In this paper, we use results available for the Markov chains to study random polynomials, but this can be reversed. In particular, in a forthcoming paper, we will use the results of this paper to obtain new results about the Markov chains. Our results on irreducibility assume the Riemann hypothesis for Dedekind zeta functions, or at least some information on the zeros. In our last theorem, Theorem 7, we show that conversely irreducibility of random polynomials has (modest) implications about the zeros of Dedekind zeta functions.There are a huge number of proofs published every year which assume the Riemann Hypothesis. So while you're technically correct that this only gives us

confidence, it does significantly reduce our uncertainty and compartmentalize it to the Riemann Hypothesis.That's really what assuming the Riemann Hypothesis is useful for in modern mathematics. You can obtain new results for a wide variety of things using the following routine:

1. Assume the Riemann Hypothesis is true and attempt to prove your theorem.

2. Now assume the Riemann Hypothesis is false and attempt to prove the same theorem.

If you were only able to prove your theorem under one of those conditions, you have a nice result. If you were able to prove the theorem under one condition and disprove it under the other condition, you've got a

greatresult (see the list of things which are equivalent to Riemann). And of course, you might find that you've proven or disproven the theorem for both conditions, which is still good.Thanks for your excellent explanation.

I noticed that this proof technically doesn't assume RH, but rather that the Dedikind zeta functions over K (where K is an algebraic extension of a root of a polynomial with binary coefficients) satisfy the riemann hypothesis. From my minimal understanding of number theory, this seems to be a stronger statement than the regular Riemann Hypothesis, but weaker than the Extended Riemann Hypothesis. I'm curious where this assumption falls on the hierarchy of different variations on the Riemann Hypothesis.

>

The mathematicians Emmanuel Breuillard and Péter Varjú of the University of Cambridge proved that as polynomials with only 0 and 1 as coefficients get longer, they’re less and less likely to be factorable at all....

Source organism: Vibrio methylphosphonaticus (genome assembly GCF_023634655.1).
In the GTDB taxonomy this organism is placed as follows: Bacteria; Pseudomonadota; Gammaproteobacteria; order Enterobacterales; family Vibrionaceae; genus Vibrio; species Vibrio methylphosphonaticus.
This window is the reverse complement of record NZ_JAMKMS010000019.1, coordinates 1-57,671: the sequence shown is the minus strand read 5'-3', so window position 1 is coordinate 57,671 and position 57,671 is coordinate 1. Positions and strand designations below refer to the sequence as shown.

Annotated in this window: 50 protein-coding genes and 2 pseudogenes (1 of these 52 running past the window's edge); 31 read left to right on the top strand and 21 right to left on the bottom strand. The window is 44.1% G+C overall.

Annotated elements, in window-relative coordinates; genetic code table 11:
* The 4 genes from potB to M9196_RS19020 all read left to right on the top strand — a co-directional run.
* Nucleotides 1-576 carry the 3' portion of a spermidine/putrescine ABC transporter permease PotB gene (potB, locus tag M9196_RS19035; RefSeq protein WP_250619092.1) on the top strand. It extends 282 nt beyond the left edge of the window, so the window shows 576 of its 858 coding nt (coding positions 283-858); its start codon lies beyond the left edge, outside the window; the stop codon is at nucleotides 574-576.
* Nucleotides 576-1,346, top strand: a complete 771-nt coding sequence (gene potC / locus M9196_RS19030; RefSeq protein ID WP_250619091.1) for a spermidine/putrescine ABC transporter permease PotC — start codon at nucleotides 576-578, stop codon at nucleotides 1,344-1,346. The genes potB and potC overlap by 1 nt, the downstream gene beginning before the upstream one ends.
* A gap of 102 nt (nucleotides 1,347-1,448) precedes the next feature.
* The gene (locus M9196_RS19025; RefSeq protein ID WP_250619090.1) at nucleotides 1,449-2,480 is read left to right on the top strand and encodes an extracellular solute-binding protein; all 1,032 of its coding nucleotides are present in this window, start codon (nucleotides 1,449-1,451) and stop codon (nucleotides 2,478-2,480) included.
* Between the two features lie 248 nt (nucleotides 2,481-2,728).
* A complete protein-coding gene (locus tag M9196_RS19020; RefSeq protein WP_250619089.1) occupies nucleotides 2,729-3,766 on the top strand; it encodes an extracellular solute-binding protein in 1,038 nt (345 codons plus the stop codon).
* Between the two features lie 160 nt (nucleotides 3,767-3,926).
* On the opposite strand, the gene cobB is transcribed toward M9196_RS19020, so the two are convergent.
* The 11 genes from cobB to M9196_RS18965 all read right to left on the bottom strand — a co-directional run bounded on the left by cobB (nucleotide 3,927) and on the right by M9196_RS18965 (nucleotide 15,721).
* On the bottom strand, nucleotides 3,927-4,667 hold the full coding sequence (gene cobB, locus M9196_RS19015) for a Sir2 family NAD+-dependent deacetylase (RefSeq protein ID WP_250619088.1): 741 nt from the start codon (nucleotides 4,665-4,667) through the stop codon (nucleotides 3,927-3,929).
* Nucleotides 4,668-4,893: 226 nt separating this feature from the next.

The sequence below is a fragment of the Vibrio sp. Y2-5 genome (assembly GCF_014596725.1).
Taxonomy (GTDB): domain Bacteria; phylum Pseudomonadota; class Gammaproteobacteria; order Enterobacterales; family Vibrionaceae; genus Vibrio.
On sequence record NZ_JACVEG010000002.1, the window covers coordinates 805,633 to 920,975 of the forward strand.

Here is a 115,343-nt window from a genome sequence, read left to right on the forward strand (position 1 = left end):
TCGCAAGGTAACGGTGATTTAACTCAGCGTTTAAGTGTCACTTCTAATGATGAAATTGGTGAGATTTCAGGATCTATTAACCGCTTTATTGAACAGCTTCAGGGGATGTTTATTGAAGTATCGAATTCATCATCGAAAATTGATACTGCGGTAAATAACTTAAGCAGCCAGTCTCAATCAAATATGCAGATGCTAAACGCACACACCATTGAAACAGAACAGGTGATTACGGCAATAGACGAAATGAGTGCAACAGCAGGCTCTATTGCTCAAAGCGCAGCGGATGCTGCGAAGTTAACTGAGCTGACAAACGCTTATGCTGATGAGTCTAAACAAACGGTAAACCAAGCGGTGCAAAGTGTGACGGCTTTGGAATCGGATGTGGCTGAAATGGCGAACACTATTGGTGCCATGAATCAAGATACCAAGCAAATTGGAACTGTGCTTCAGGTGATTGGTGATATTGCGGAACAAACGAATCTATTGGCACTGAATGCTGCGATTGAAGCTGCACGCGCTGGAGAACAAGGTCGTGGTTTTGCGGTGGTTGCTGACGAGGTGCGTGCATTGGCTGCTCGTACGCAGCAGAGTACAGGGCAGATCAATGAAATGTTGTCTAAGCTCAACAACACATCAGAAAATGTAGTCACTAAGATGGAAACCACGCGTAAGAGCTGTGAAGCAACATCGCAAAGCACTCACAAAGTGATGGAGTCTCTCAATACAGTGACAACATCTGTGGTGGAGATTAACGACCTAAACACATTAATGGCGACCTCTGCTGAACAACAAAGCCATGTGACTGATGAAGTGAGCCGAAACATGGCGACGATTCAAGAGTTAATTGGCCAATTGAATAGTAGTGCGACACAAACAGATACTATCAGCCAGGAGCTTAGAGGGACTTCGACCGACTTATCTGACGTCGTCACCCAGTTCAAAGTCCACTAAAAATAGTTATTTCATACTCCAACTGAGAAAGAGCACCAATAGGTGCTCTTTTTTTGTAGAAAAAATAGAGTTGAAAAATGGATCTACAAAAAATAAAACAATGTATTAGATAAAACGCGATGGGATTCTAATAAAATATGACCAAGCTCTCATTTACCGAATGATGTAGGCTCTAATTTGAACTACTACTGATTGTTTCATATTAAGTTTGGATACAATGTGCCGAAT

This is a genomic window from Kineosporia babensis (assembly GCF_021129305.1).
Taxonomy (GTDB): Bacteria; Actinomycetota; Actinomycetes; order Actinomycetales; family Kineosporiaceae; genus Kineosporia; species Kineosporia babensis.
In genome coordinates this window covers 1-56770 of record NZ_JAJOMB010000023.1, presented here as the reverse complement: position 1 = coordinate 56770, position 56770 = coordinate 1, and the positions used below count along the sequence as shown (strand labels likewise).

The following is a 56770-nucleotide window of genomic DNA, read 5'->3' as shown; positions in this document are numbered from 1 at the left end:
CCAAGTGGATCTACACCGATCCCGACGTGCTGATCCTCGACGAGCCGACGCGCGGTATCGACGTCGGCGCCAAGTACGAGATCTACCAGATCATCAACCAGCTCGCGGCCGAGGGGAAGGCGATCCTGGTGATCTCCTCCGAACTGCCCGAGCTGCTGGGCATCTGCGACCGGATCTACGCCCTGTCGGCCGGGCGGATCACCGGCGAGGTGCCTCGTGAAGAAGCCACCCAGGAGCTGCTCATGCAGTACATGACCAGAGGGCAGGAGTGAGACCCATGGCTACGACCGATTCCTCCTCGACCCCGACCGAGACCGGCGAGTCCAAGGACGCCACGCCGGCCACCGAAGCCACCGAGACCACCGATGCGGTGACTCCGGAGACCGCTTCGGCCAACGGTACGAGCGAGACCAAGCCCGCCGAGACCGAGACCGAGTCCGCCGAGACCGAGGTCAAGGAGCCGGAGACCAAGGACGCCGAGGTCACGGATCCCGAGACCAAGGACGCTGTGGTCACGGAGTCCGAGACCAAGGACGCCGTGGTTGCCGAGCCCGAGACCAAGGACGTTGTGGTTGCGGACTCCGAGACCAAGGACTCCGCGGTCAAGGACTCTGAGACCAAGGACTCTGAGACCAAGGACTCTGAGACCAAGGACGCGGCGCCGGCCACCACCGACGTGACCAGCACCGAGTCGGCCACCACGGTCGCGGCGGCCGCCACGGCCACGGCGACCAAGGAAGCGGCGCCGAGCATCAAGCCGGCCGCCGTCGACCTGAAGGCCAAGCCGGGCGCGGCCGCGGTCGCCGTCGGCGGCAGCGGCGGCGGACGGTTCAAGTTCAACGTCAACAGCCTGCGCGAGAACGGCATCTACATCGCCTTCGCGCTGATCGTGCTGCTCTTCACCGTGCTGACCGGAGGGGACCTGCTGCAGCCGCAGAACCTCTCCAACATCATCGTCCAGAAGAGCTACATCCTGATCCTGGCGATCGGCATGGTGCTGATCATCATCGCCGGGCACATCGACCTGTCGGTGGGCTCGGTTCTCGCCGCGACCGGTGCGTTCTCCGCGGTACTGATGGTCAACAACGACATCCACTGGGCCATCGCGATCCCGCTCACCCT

>

Breuillard and Varjú proved that it’s nearly impossible to find polynomials of that length that can be factored.Can someone provide a link to the paper? I'm assuming that what they proved is that (my math is rusty, so what I'm saying may be incorrect) solving polynomials of a single variable with all coefficients either 1 or 0 becomes prohibitively difficult as the the degree increases, which is what I'm getting from the second comment, not that the frequency of irreducible polynomials increases, which is what I get from the first quote.

https://arxiv.org/abs/1810.13360

Thanks...looks like I was wrong.

The idea of writing A in binary and forming the 0/1 polynomial such that p(2) = A is nifty. Then if you factor p(x) it into two polynomials with integer coefficients u(x)v(x) you have u(2) and v(2) are divisors of A, so if none of them are equal to +-1 you have found something. Assuming it is easy to factor the polynomials.

Factoring polynomials is somewhat easy, but you have to specify factoring into what.

The terminology needs a little clean-up. By the fundamental theorem of algebra we know every polynomial over the reals factors into a product of polynomials of degree no more than 2. So they probably don't mean factoring/primality in general but a definition of factoring in to square-free polynomials. Factoring into square-free polynomials is easy as if q(x)*q(x) divides into p(x) then it also divides into p'(x) (the derivative of p(x) with respect to x) and therefore divides into gcd(p(x), p'(x)). And the gcd() will have integer coefficients and be degree less than p(x) (so not equal to p(x) and degree >= q(x), so if q(x) is non-trivial it forces something nice to happen; even if you don't know what q(x) is).

You want the coefficients of the factors to be integers. That is why you can very seldomly factor them.

Can we now safely use RSA keys of length 2048? Or is it still advised to use only use 4096bit long keys?

This notwithstanding that ED25519 is preferred above RSA, eg as OpenSSH supports Curve25519 for 5 years and

is the default when both the client and server support ithttps://www.openssh.com/txt/release-6.5No. This proof says nothing about the security of RSA. I don't know anyone seriously trying to break RSA by factoring polynomials. It's pretty easy to test a bunch of random polynomials and pretty quickly find that this just isn't going to work. You don't need a proof to know this empirically, which is why it isn't a serious attack.

Even if most polynomials were irreducible, which this work doesn't show, that wouldn't rule out having a method that cleverly, but efficiently writes the numbers as polynomials that aren't irreducible.

Also, according to the article, the result is only for polynomials with 0 or 1 coefficients, which aren't the only polynomials, obviously!

I dislike that Quanta used the term "Back Door" in their headline. That has a pretty specific meaning in information security generally and cryptography particularly. This was not a back door.

The tl;dr: it was conjectured that a more feasible method of factoring large numbers might exist by finding their unique polynomial representation. Polynomials are more quickly factored than integers, and to every integer there corresponds a unique polynomial per the fundamental theorem of algebra.